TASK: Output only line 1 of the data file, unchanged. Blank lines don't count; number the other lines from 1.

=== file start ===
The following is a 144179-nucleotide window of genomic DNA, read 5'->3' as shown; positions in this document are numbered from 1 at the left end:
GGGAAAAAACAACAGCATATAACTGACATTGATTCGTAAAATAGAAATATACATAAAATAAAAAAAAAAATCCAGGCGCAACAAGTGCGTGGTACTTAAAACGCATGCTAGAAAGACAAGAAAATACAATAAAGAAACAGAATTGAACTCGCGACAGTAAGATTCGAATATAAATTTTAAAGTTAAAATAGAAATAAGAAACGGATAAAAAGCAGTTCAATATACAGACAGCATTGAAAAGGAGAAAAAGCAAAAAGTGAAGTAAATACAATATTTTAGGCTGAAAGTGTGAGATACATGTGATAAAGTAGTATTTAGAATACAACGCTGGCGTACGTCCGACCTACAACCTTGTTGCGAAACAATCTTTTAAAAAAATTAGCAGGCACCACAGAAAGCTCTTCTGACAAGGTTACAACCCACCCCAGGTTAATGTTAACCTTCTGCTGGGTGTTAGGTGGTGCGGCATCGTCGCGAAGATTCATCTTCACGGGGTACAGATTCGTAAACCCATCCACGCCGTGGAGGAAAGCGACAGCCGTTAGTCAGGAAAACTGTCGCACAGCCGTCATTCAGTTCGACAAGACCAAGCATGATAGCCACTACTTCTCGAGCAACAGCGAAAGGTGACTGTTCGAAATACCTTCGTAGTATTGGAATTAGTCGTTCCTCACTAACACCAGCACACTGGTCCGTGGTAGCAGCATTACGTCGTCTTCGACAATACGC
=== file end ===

The following is a 144179-nucleotide window of genomic DNA, read 5'->3' as shown; positions in this document are numbered from 1 at the left end: